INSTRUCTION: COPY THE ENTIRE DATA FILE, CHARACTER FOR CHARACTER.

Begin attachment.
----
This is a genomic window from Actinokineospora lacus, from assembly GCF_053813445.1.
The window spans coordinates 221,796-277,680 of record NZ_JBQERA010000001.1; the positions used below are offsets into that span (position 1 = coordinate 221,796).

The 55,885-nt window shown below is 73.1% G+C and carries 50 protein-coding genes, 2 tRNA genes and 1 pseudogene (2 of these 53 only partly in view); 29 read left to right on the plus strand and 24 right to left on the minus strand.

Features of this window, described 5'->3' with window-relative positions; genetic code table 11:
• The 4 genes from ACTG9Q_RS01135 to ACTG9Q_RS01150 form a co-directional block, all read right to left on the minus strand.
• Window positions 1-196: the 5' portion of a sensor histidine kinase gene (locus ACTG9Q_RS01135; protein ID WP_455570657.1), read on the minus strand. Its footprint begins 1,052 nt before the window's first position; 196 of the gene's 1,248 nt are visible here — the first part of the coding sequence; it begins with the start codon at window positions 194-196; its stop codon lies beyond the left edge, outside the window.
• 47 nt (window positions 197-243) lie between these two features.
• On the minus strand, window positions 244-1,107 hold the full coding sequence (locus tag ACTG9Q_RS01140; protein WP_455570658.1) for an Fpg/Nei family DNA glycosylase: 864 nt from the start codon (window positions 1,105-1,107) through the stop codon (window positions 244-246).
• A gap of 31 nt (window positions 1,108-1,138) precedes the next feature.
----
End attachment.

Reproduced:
This is a genomic window from Actinokineospora lacus, from assembly GCF_053813445.1.
The window spans coordinates 221,796-277,680 of record NZ_JBQERA010000001.1; the positions used below are offsets into that span (position 1 = coordinate 221,796).

The 55,885-nt window shown below is 73.1% G+C and carries 50 protein-coding genes, 2 tRNA genes and 1 pseudogene (2 of these 53 only partly in view); 29 read left to right on the plus strand and 24 right to left on the minus strand.

Features of this window, described 5'->3' with window-relative positions; genetic code table 11:
• The 4 genes from ACTG9Q_RS01135 to ACTG9Q_RS01150 form a co-directional block, all read right to left on the minus strand.
• Window positions 1-196: the 5' portion of a sensor histidine kinase gene (locus ACTG9Q_RS01135; protein ID WP_455570657.1), read on the minus strand. Its footprint begins 1,052 nt before the window's first position; 196 of the gene's 1,248 nt are visible here — the first part of the coding sequence; it begins with the start codon at window positions 194-196; its stop codon lies beyond the left edge, outside the window.
• 47 nt (window positions 197-243) lie between these two features.
• On the minus strand, window positions 244-1,107 hold the full coding sequence (locus tag ACTG9Q_RS01140; protein WP_455570658.1) for an Fpg/Nei family DNA glycosylase: 864 nt from the start codon (window positions 1,105-1,107) through the stop codon (window positions 244-246).
• A gap of 31 nt (window positions 1,108-1,138) precedes the next feature.